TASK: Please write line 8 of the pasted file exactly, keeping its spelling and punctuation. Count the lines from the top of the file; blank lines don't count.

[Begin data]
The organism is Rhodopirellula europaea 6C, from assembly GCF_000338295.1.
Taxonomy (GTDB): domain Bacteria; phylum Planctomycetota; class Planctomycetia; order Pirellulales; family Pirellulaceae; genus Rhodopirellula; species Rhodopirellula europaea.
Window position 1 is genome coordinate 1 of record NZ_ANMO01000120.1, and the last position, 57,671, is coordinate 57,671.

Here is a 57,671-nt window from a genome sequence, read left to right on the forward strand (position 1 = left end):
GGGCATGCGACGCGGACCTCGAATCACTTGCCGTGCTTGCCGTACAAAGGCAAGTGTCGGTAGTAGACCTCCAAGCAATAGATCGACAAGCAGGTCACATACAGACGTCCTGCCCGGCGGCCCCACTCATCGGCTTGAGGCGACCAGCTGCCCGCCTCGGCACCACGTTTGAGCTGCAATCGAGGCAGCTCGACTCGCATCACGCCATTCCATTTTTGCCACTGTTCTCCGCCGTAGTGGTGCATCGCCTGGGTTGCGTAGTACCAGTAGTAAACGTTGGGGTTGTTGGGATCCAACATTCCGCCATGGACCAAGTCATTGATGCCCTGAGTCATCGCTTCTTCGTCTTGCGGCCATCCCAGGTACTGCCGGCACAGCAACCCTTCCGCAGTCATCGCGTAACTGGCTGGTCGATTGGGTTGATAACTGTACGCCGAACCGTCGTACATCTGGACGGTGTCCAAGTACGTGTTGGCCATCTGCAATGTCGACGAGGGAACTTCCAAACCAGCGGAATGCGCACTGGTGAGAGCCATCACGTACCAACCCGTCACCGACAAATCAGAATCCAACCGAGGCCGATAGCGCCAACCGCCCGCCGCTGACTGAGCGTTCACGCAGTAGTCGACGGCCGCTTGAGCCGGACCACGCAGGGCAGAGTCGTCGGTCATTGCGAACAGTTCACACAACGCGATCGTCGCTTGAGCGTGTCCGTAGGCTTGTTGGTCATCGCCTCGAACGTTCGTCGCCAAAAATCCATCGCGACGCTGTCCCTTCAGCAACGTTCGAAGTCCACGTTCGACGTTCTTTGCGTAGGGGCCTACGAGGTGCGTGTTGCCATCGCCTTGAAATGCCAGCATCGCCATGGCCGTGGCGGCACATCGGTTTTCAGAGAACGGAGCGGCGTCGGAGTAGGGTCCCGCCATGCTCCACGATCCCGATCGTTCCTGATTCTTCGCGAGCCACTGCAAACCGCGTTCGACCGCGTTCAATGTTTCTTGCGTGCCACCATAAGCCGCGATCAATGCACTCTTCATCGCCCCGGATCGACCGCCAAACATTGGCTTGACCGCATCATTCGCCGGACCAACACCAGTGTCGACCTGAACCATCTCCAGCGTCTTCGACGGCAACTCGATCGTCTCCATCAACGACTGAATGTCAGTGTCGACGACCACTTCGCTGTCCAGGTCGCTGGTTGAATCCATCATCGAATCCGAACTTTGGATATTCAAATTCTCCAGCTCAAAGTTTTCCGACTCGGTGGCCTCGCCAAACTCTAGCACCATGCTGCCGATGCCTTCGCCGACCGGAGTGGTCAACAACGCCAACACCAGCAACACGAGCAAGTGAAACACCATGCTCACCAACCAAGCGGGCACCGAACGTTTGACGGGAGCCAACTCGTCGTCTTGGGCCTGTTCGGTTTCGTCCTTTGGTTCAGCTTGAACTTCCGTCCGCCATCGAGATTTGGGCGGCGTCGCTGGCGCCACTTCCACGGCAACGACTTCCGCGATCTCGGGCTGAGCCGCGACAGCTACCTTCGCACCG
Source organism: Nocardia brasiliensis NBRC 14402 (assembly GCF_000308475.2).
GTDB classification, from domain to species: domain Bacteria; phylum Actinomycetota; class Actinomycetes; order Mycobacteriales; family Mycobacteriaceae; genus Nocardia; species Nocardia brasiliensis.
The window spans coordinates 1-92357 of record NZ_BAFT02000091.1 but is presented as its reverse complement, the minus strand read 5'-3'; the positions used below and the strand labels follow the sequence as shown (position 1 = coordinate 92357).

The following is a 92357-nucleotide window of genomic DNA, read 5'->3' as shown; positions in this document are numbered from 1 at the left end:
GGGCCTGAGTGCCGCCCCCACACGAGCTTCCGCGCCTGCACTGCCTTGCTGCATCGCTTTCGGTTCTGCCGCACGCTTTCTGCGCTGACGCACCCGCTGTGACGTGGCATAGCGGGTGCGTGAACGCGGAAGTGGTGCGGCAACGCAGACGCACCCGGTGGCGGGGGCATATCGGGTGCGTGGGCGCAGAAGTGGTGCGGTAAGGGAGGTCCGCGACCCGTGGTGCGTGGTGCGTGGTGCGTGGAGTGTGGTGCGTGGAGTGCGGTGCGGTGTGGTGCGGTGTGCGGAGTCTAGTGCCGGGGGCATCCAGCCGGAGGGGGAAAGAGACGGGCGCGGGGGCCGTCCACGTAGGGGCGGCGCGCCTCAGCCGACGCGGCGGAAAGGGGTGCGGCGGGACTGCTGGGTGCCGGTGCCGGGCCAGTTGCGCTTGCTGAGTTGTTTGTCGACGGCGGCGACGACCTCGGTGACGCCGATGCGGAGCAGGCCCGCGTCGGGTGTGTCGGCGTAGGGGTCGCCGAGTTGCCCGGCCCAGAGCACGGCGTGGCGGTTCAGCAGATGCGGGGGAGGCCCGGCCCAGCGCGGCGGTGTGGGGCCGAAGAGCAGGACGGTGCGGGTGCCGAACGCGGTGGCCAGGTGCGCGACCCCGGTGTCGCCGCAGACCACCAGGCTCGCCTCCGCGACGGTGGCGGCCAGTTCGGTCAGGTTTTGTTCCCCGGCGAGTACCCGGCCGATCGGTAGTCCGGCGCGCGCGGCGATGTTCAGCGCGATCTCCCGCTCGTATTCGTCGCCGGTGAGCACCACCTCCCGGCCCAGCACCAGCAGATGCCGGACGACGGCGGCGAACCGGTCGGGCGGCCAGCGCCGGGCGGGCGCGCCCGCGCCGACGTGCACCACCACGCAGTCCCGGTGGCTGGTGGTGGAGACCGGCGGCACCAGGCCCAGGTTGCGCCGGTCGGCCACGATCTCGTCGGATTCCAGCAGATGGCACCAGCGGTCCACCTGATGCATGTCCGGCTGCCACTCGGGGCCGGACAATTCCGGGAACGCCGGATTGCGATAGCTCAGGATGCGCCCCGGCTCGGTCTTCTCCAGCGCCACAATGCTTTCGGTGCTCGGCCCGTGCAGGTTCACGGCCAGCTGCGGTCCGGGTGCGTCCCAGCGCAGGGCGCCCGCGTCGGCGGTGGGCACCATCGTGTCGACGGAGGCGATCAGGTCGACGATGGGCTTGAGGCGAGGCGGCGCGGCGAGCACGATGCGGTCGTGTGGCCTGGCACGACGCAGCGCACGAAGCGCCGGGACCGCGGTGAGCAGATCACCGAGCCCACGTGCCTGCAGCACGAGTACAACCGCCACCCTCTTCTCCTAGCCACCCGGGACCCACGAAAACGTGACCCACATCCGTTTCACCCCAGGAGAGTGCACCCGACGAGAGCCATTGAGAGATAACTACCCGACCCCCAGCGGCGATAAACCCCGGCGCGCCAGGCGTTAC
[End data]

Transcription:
The window spans coordinates 1-92357 of record NZ_BAFT02000091.1 but is presented as its reverse complement, the minus strand read 5'-3'; the positions used below and the strand labels follow the sequence as shown (position 1 = coordinate 92357).